My last semester of my Master’s program, Chris and I opted out of Easter. I was working diligently on my thesis and the semester was quickly coming to a close. When the day came, and I scrolled through social media, I saw pictures of not only my family gathering without me but everyone else’s families gathering together, and I felt a tinge of regret that we hadn’t participated.
Now it feels strange and a little sad to know that no one can be with their families on this major holiday. That the coronavirus has cancelled Easter, or Easter gatherings anyhow, because it’s not safe to be around family. It seems to be a contradiction, when, for some people, family is where they feel the most safe.
Amelia and my colds turned into infections, so we’ve both been on antibiotics for the past ten days, finishing up last night. I woke up this morning at 5am with the irrepressible urge to cough. I worry that the antibiotics maybe hadn’t done their job.
The last time Amelia had double ear infections (only two months ago), the first dose of antibiotics didn’t knock it out, and she was prescribed medicine that wasn’t nearly as delicious as amoxicillin, which she fought us on every night. I really didn’t want that to happen again.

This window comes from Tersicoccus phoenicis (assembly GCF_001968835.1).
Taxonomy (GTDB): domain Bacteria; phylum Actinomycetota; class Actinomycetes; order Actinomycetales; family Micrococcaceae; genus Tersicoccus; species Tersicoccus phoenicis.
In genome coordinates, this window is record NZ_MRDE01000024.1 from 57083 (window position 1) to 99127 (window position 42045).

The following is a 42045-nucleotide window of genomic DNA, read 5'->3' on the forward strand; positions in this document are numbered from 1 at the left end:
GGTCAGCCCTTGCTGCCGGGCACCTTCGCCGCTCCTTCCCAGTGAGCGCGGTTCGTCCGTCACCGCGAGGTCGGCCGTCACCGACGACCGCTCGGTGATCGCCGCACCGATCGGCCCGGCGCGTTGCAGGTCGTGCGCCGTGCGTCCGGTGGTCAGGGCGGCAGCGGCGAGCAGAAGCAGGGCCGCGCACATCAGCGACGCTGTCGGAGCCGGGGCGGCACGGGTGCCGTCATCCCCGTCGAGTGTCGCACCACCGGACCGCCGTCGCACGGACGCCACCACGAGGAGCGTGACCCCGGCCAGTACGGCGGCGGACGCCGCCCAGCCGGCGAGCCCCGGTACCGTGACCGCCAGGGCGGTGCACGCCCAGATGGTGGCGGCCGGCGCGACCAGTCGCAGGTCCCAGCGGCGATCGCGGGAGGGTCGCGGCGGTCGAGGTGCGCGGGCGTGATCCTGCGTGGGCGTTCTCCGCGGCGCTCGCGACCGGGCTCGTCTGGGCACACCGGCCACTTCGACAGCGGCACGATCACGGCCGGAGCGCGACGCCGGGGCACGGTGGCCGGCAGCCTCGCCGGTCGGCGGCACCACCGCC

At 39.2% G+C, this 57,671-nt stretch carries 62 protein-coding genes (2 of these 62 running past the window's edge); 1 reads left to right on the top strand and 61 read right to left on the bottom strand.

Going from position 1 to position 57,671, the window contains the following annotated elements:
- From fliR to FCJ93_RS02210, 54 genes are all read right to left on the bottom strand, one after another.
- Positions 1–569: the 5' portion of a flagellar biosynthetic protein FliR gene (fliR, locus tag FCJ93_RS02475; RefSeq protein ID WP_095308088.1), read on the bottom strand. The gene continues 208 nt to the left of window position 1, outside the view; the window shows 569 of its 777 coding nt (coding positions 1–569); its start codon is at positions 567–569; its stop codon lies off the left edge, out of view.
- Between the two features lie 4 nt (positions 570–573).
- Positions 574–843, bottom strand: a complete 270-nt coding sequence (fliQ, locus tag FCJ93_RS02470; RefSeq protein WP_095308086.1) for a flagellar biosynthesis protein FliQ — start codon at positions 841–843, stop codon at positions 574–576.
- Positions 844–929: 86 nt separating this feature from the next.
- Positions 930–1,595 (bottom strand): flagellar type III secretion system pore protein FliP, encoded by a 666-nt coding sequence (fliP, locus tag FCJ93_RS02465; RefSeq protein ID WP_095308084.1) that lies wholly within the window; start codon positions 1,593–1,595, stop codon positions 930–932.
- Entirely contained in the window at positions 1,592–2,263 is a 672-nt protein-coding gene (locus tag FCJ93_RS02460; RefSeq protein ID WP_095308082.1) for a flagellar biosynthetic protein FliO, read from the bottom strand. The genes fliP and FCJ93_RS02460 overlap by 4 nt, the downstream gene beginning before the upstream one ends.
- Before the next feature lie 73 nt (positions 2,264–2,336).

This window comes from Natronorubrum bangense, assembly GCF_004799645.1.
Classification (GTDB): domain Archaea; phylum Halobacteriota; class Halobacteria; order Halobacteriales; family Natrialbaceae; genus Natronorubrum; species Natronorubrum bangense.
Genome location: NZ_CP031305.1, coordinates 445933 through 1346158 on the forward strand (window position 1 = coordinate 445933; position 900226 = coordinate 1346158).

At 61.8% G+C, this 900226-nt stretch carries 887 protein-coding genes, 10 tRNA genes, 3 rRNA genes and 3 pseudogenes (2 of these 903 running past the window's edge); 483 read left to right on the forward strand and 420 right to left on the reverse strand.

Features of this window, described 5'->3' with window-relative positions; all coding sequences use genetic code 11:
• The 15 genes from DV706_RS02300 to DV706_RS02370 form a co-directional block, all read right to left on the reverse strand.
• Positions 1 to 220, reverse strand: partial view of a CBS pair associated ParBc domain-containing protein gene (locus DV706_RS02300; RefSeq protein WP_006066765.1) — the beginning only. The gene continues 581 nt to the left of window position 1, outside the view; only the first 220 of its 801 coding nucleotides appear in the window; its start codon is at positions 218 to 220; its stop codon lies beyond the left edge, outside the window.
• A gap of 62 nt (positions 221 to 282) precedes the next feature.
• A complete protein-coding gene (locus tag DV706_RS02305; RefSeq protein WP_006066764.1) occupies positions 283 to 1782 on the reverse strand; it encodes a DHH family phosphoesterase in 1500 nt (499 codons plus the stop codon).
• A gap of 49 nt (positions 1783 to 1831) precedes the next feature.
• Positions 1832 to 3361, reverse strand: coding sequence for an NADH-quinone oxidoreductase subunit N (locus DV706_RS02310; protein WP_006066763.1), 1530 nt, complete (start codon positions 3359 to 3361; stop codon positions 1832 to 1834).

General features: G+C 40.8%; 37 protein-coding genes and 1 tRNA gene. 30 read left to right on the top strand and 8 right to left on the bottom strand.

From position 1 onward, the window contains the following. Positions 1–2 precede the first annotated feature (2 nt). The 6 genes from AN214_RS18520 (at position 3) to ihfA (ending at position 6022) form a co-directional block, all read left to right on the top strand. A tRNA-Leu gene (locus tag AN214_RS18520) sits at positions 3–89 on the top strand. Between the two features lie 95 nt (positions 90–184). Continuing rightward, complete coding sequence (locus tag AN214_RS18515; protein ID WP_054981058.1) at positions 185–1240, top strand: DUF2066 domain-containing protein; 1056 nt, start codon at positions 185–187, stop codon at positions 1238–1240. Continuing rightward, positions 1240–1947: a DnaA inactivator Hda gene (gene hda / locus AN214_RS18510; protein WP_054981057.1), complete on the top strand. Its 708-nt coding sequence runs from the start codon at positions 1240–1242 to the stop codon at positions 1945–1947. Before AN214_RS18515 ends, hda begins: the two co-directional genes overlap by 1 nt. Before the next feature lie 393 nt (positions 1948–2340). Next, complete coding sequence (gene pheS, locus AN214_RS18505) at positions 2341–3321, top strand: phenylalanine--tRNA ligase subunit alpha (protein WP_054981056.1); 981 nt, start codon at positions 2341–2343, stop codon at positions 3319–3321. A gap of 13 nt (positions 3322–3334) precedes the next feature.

Someone in our family has been sick since Thanksgiving. That’s five months of sickness in this house. When I told my cousin that, she suggested that I rid our house of negative energy.
As I’ve stated, I’m not religious. I’m also not superstitious. And I would probably say I’m not even all that spiritual.
What I am is desperate.
So this morning, I got out some sage and told Amelia we were going to cleanse the house. We opened all the windows. I struck a match. The dried yellow sage turned black and red and glowed and smoked. I waved it in front of the wall.
“Amelia do it?” she asked.
“Sure, Bubs,” I answered, and handed the sage over to her. The smoke swirled around her little body, weaved itself through her curly hair. She swatted playfully at it with her hand.
I led her around the house to each of the rooms, instructing her to cover as much area as her tiny attention span allowed before moving onto the next room.
When we got to the front door, I asked her for the sage, and I waved it around her body. Then I handed it back to her and asked her to cleanse me. I twirled around in a circle as she held the sage out toward me. Then we opened the door and let the negative energy exit.